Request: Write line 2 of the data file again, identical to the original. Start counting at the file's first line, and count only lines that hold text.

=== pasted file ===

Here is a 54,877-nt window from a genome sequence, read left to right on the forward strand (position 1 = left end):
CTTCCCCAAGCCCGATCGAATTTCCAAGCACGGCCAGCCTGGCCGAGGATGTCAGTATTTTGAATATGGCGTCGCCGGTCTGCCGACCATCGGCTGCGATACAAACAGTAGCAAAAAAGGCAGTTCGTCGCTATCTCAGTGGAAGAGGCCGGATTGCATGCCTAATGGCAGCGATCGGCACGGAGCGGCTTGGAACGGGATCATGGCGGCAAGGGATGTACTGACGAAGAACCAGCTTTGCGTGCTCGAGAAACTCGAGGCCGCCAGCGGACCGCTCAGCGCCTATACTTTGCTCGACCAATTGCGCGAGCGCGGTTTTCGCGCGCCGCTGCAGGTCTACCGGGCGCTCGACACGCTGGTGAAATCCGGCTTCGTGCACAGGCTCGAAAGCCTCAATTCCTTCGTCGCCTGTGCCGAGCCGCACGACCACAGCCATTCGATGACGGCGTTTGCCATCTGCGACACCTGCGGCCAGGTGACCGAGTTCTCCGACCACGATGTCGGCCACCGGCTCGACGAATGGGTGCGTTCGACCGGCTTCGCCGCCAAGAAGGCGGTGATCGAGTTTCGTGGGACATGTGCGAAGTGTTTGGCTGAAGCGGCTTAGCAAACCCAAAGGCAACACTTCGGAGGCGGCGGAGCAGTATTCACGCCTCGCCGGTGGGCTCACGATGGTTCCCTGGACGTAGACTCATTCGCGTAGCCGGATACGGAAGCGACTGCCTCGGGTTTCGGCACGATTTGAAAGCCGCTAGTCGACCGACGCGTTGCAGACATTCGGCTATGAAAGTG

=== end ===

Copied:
CTTCCCCAAGCCCGATCGAATTTCCAAGCACGGCCAGCCTGGCCGAGGATGTCAGTATTTTGAATATGGCGTCGCCGGTCTGCCGACCATCGGCTGCGATACAAACAGTAGCAAAAAAGGCAGTTCGTCGCTATCTCAGTGGAAGAGGCCGGATTGCATGCCTAATGGCAGCGATCGGCACGGAGCGGCTTGGAACGGGATCATGGCGGCAAGGGATGTACTGACGAAGAACCAGCTTTGCGTGCTCGAGAAACTCGAGGCCGCCAGCGGACCGCTCAGCGCCTATACTTTGCTCGACCAATTGCGCGAGCGCGGTTTTCGCGCGCCGCTGCAGGTCTACCGGGCGCTCGACACGCTGGTGAAATCCGGCTTCGTGCACAGGCTCGAAAGCCTCAATTCCTTCGTCGCCTGTGCCGAGCCGCACGACCACAGCCATTCGATGACGGCGTTTGCCATCTGCGACACCTGCGGCCAGGTGACCGAGTTCTCCGACCACGATGTCGGCCACCGGCTCGACGAATGGGTGCGTTCGACCGGCTTCGCCGCCAAGAAGGCGGTGATCGAGTTTCGTGGGACATGTGCGAAGTGTTTGGCTGAAGCGGCTTAGCAAACCCAAAGGCAACACTTCGGAGGCGGCGGAGCAGTATTCACGCCTCGCCGGTGGGCTCACGATGGTTCCCTGGACGTAGACTCATTCGCGTAGCCGGATACGGAAGCGACTGCCTCGGGTTTCGGCACGATTTGAAAGCCGCTAGTCGACCGACGCGTTGCAGACATTCGGCTATGAAAGTG